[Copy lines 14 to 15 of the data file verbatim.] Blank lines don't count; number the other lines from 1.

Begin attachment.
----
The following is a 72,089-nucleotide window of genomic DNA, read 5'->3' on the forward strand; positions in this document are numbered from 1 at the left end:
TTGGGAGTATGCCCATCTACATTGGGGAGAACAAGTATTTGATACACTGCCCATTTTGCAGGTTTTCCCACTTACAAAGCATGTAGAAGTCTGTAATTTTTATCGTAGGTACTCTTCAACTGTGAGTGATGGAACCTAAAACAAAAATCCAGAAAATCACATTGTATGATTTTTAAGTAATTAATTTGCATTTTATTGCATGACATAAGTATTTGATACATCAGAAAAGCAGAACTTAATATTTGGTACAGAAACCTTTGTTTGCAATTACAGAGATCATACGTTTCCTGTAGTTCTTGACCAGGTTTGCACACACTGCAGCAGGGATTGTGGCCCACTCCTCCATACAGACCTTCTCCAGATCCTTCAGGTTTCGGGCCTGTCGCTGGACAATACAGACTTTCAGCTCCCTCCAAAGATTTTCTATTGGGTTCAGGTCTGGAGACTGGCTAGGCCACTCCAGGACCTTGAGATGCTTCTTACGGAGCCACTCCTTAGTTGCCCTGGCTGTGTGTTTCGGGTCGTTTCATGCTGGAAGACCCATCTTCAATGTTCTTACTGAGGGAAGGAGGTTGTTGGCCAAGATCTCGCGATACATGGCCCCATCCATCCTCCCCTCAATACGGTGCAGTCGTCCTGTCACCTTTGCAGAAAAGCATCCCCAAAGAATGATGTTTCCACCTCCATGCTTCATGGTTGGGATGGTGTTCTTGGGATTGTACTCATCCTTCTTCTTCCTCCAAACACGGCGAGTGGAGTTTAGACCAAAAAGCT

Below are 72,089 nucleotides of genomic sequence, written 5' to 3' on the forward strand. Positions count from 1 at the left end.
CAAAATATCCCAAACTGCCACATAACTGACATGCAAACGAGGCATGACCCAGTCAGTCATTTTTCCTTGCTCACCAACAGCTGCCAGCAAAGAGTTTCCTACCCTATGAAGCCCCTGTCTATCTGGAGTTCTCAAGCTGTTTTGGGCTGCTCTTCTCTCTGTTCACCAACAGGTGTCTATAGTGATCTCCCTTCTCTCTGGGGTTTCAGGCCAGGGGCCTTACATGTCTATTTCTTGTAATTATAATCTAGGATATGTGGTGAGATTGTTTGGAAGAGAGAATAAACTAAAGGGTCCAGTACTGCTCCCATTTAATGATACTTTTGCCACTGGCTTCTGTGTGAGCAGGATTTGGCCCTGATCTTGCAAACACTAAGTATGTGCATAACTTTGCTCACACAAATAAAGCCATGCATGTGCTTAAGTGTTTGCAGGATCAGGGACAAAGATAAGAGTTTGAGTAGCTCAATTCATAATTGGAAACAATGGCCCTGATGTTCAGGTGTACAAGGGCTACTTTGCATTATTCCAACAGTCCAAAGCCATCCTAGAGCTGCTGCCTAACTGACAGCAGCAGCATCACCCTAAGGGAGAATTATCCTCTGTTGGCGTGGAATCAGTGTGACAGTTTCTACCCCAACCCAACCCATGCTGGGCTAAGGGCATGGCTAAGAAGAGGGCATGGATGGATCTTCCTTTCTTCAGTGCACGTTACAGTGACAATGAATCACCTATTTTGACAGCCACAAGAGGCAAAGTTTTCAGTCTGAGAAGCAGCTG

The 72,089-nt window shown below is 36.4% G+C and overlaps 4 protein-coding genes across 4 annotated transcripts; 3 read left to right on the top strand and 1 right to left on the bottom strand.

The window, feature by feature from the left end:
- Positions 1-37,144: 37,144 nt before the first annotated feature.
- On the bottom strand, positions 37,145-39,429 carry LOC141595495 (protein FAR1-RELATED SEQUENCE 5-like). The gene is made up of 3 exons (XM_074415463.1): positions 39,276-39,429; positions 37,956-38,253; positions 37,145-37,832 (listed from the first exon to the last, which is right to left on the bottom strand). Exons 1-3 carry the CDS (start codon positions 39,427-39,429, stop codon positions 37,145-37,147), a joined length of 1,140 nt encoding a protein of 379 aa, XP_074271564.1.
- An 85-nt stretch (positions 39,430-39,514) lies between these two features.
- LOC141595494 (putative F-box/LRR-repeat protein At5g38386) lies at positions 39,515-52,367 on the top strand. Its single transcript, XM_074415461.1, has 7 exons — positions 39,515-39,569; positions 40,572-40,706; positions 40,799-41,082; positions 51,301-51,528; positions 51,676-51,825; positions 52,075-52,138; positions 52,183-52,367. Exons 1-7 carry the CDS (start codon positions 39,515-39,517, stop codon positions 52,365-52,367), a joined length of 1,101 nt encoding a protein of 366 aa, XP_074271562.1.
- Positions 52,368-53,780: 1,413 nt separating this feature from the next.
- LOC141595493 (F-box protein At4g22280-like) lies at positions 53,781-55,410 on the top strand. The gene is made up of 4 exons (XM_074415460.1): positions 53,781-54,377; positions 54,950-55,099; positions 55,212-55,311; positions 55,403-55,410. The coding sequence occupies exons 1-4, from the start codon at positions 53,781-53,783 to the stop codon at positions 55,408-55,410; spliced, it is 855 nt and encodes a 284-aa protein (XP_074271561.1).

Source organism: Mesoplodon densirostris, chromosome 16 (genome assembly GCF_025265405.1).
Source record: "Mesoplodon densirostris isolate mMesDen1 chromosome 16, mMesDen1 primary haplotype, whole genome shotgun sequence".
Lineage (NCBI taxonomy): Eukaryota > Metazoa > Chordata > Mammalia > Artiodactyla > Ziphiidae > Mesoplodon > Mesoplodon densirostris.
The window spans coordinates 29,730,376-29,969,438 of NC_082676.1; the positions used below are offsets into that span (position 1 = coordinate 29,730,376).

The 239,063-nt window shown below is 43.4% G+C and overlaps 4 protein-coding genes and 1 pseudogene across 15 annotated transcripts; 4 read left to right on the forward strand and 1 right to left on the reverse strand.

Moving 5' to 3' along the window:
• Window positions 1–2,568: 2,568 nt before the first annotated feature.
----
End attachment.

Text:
Source record: "Mesoplodon densirostris isolate mMesDen1 chromosome 16, mMesDen1 primary haplotype, whole genome shotgun sequence".
Lineage (NCBI taxonomy): Eukaryota > Metazoa > Chordata > Mammalia > Artiodactyla > Ziphiidae > Mesoplodon > Mesoplodon densirostris.